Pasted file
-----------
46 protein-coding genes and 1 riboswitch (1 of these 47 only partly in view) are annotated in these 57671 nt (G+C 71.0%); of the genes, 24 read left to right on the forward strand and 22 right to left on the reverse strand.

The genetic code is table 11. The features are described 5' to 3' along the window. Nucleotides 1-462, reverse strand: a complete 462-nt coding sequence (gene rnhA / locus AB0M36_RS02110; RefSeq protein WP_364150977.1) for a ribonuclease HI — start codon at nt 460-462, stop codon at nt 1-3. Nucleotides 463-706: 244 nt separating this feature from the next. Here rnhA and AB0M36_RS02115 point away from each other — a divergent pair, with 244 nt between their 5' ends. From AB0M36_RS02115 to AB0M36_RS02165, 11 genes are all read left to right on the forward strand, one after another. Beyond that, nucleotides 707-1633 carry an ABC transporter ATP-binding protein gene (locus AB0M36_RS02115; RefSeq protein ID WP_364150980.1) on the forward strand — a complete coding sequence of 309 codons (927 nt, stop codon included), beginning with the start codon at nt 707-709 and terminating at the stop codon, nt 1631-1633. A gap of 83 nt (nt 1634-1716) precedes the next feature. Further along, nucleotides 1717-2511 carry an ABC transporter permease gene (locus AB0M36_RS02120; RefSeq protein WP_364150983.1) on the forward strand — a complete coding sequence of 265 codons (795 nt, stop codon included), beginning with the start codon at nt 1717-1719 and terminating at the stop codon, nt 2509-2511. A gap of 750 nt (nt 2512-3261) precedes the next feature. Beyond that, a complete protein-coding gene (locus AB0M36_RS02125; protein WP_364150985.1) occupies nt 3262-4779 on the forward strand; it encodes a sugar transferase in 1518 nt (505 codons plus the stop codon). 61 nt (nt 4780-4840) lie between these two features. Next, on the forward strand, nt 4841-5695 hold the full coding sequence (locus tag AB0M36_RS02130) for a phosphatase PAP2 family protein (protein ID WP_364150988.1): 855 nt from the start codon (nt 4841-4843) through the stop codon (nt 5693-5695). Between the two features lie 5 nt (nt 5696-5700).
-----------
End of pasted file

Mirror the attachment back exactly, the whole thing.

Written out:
46 protein-coding genes and 1 riboswitch (1 of these 47 only partly in view) are annotated in these 57671 nt (G+C 71.0%); of the genes, 24 read left to right on the forward strand and 22 right to left on the reverse strand.

The genetic code is table 11. The features are described 5' to 3' along the window. Nucleotides 1-462, reverse strand: a complete 462-nt coding sequence (gene rnhA / locus AB0M36_RS02110; RefSeq protein WP_364150977.1) for a ribonuclease HI — start codon at nt 460-462, stop codon at nt 1-3. Nucleotides 463-706: 244 nt separating this feature from the next. Here rnhA and AB0M36_RS02115 point away from each other — a divergent pair, with 244 nt between their 5' ends. From AB0M36_RS02115 to AB0M36_RS02165, 11 genes are all read left to right on the forward strand, one after another. Beyond that, nucleotides 707-1633 carry an ABC transporter ATP-binding protein gene (locus AB0M36_RS02115; RefSeq protein ID WP_364150980.1) on the forward strand — a complete coding sequence of 309 codons (927 nt, stop codon included), beginning with the start codon at nt 707-709 and terminating at the stop codon, nt 1631-1633. A gap of 83 nt (nt 1634-1716) precedes the next feature. Further along, nucleotides 1717-2511 carry an ABC transporter permease gene (locus AB0M36_RS02120; RefSeq protein WP_364150983.1) on the forward strand — a complete coding sequence of 265 codons (795 nt, stop codon included), beginning with the start codon at nt 1717-1719 and terminating at the stop codon, nt 2509-2511. A gap of 750 nt (nt 2512-3261) precedes the next feature. Beyond that, a complete protein-coding gene (locus AB0M36_RS02125; protein WP_364150985.1) occupies nt 3262-4779 on the forward strand; it encodes a sugar transferase in 1518 nt (505 codons plus the stop codon). 61 nt (nt 4780-4840) lie between these two features. Next, on the forward strand, nt 4841-5695 hold the full coding sequence (locus tag AB0M36_RS02130) for a phosphatase PAP2 family protein (protein ID WP_364150988.1): 855 nt from the start codon (nt 4841-4843) through the stop codon (nt 5693-5695). Between the two features lie 5 nt (nt 5696-5700).